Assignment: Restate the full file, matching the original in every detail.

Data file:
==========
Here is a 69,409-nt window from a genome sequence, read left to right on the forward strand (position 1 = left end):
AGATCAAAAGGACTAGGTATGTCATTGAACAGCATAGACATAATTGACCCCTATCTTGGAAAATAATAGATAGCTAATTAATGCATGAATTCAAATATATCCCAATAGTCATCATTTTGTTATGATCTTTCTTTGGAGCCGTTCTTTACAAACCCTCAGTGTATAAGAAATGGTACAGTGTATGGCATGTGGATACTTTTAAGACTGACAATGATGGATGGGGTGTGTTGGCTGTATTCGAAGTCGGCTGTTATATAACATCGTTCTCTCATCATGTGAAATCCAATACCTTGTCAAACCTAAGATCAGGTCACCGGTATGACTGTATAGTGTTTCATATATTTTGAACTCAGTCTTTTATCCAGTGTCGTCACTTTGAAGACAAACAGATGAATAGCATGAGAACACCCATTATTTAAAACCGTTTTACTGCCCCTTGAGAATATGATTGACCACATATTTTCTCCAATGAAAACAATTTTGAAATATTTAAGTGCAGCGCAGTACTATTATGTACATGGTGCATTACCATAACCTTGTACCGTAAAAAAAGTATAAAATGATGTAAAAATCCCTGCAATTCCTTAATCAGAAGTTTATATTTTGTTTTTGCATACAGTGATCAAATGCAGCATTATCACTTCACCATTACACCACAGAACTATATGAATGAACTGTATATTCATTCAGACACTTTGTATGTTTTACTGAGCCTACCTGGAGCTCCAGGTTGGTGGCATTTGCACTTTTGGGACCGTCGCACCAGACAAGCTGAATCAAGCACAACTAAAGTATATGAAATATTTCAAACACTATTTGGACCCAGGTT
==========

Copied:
Here is a 69,409-nt window from a genome sequence, read left to right on the forward strand (position 1 = left end):
AGATCAAAAGGACTAGGTATGTCATTGAACAGCATAGACATAATTGACCCCTATCTTGGAAAATAATAGATAGCTAATTAATGCATGAATTCAAATATATCCCAATAGTCATCATTTTGTTATGATCTTTCTTTGGAGCCGTTCTTTACAAACCCTCAGTGTATAAGAAATGGTACAGTGTATGGCATGTGGATACTTTTAAGACTGACAATGATGGATGGGGTGTGTTGGCTGTATTCGAAGTCGGCTGTTATATAACATCGTTCTCTCATCATGTGAAATCCAATACCTTGTCAAACCTAAGATCAGGTCACCGGTATGACTGTATAGTGTTTCATATATTTTGAACTCAGTCTTTTATCCAGTGTCGTCACTTTGAAGACAAACAGATGAATAGCATGAGAACACCCATTATTTAAAACCGTTTTACTGCCCCTTGAGAATATGATTGACCACATATTTTCTCCAATGAAAACAATTTTGAAATATTTAAGTGCAGCGCAGTACTATTATGTACATGGTGCATTACCATAACCTTGTACCGTAAAAAAAGTATAAAATGATGTAAAAATCCCTGCAATTCCTTAATCAGAAGTTTATATTTTGTTTTTGCATACAGTGATCAAATGCAGCATTATCACTTCACCATTACACCACAGAACTATATGAATGAACTGTATATTCATTCAGACACTTTGTATGTTTTACTGAGCCTACCTGGAGCTCCAGGTTGGTGGCATTTGCACTTTTGGGACCGTCGCACCAGACAAGCTGAATCAAGCACAACTAAAGTATATGAAATATTTCAAACACTATTTGGACCCAGGTT